It’s that time of year again, not only Christmas but finals, which can make many college students feel like walking zombies after too much last minute cramming and too little sleep.
Of course, heightened stress and minimal sleep around finals time can cause related back pain, neck pain and other physical problems.
With all of this in mind, here are some tips you might pass on to your kids in college, or utilize yourself if you are studying.
Maintain Proper Posture While Studying
A major part of finals involves studying, including catching up on reading assignments that conveniently fell to the wayside during the past three or four months.
Whether studying at the library, in a dorm room, or somewhere else, be sure to apply the following ergonomically-friendly tips:
- Align your back with the back of the office chair, and make a conscious effort to avoid slouching or leaning forward, which can be a bit difficult after hours upon hours of studying (see tip #2 to avoid slouching)
- Keep your arms flexed at a 75 to 90 degree angle at the elbows when studying at an office chair or desk, and make sure that your shoulders are straight
- Keep your feet flat on the floor and your knees even with or slightly higher than the hips. If this proves difficult, use a footrest (just as long as the footrest does not include your textbooks, which you’ll need to pass your exams).
For more information on correct posture while sitting, see Office Chair, Posture and Driving Ergonomics.
Give Yourself a Break – Get Up and Stretch
Intent on getting through a semester’s worth of materials in less than 24 hours, many students try to stay fixated in the same study position when cramming.
While this method may be an effective, down-to-business strategy for studying, it is not very courteous to the body, often resulting in back soreness and neck stiffness.
With this in mind, get up every 30 minutes and stretch.
Not only does stretching provide a nice break for the mind, it allows the body to refresh, specifically by getting the blood flowing and muscles active following such long periods of inactivity.
A variety of quick stretches can be completed during a 5-10 minute study break, including this simple office chair stretch.
For more stretching ideas, see Stretching for Back Pain Relief.
Eliminate the All Nighter and Get Your Sleep
If you are like I was in college, the all nighter was all-too-familiar before Christmas break, leaving me feeling like a wreck during and after finals.
While getting the recommended 7-8 hours of sleep may not be attainable (especially if you have dreaded, killer back-to-back finals), try not to dip below six hours each night.
With that said, keep these other tips in mind:
- Stay on a regular schedule. While difficult, try to maintain as much of a regular schedule as possible. For example, try to go to bed at the same time each night, and wake up and get out of bed at the same time each morning during finals.
- Don’t let finals change your schedule. Rather, make alterations to your daily schedule that allow for more study time without compromising sleep.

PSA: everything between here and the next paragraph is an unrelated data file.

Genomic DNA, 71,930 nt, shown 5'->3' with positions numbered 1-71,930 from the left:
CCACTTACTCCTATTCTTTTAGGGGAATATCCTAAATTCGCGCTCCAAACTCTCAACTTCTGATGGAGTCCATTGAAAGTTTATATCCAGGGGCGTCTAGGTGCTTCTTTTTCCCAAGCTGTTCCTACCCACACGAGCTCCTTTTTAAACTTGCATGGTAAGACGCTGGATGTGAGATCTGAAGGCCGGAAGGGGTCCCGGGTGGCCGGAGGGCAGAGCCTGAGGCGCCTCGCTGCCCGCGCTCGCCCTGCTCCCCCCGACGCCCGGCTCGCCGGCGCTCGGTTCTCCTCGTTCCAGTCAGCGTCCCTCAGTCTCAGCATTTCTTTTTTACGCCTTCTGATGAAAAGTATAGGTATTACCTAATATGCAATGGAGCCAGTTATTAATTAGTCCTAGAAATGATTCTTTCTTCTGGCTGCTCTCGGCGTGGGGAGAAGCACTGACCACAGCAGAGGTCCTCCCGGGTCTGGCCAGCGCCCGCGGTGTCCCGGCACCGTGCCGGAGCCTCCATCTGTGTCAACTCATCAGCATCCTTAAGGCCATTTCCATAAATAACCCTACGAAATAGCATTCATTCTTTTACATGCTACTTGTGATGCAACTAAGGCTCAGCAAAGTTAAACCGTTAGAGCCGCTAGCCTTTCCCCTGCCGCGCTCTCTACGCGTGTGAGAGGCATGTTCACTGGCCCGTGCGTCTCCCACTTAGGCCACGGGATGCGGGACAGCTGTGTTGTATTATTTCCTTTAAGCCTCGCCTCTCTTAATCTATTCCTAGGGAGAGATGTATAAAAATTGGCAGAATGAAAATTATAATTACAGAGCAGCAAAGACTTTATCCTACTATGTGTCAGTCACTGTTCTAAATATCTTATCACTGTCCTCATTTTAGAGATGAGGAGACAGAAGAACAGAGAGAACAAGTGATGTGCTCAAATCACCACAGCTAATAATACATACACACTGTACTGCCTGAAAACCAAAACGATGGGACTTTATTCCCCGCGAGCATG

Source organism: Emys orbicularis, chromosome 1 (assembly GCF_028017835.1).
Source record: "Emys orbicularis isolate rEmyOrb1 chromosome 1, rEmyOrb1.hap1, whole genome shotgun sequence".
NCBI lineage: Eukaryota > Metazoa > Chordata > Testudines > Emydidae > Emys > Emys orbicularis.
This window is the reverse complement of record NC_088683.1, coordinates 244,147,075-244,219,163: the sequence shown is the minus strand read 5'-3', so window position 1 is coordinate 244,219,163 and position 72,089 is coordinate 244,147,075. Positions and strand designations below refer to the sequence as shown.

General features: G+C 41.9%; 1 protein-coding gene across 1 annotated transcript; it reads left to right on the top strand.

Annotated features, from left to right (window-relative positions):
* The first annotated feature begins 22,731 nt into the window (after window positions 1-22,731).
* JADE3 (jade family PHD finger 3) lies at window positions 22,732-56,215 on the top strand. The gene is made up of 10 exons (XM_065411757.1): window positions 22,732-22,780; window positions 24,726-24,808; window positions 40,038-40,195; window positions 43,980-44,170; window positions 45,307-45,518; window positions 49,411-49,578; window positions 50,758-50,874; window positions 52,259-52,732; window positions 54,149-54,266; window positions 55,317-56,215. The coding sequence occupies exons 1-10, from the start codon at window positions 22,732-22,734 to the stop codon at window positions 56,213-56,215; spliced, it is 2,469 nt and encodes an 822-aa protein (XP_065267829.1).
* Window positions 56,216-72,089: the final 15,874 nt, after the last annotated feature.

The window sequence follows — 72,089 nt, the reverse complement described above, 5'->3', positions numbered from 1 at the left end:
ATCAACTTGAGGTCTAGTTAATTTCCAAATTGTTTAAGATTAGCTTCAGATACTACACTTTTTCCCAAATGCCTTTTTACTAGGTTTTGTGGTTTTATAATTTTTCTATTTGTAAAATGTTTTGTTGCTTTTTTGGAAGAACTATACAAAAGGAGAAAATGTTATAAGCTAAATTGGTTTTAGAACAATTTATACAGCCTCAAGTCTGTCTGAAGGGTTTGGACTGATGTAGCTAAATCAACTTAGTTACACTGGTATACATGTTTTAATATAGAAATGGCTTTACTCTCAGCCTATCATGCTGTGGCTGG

Avoid naps during the day. A nap may seem like a good idea following a sleepless night spent preparing for a 7 a.m. final, but it can actually disrupt the routine sleep-wake cycle even more. Of course, none of us are perfect, and a nap may be necessary following studying. If this proves the case, try to take a short nap rather than a longer one that makes it difficult to get to bed later that night.
- Make your bed a resting place. A lot of students will choose to study with their books in bed, which can either make it easy to pass out when overtired or that much more difficult to get to sleep.
Try to separate your studies from sleep time. This means making your bed a place to rest rather than one to study. Keep your books out of bed and out of your head, at least for a short period of time.
For more information on the relationship between sleep and pain, see Chronic Pain and Insomnia: Breaking the Cycle.
Just as many students tend to sacrifice sleep for the sake of studying during finals, the same goes for proper eating.
Too often, finals week becomes a time to subsist on unhealthy fast food and caffeine rather than eating food that is healthy for the body and mind.
Instead of falling into this trap, consider drinking water and eating foods that are full of essential vitamins and nutrients, such as fruits, vegetables, and many dairy products.
For more information, see Food for Thought: Diet and Nutrition for a Healthy Back.
Use Your Free Time to Exercise
If there’s one good thing about semester finals, it’s that there can be a lot of down time, which is a perfect way to get away from the stress and do something good for your body.
- Play some pickup basketball at the campus recreation center
- Hit the weight machines or treadmill in your dorm
- Participate in a weekly yoga session
- Take a jog around the quad in the morning.
Whatever works for you, engaging in exercise is a great way not only to give the mind a break but to let the body recuperate, especially if it’s taken a beating during the week.
For more information on the importance of exercising for a healthy back, see Exercise and Back Pain.
With all of this said, best of luck as you enter the final stretch of the semester.
Remember that while this week may be tough, a nice, long winter break is waiting for you!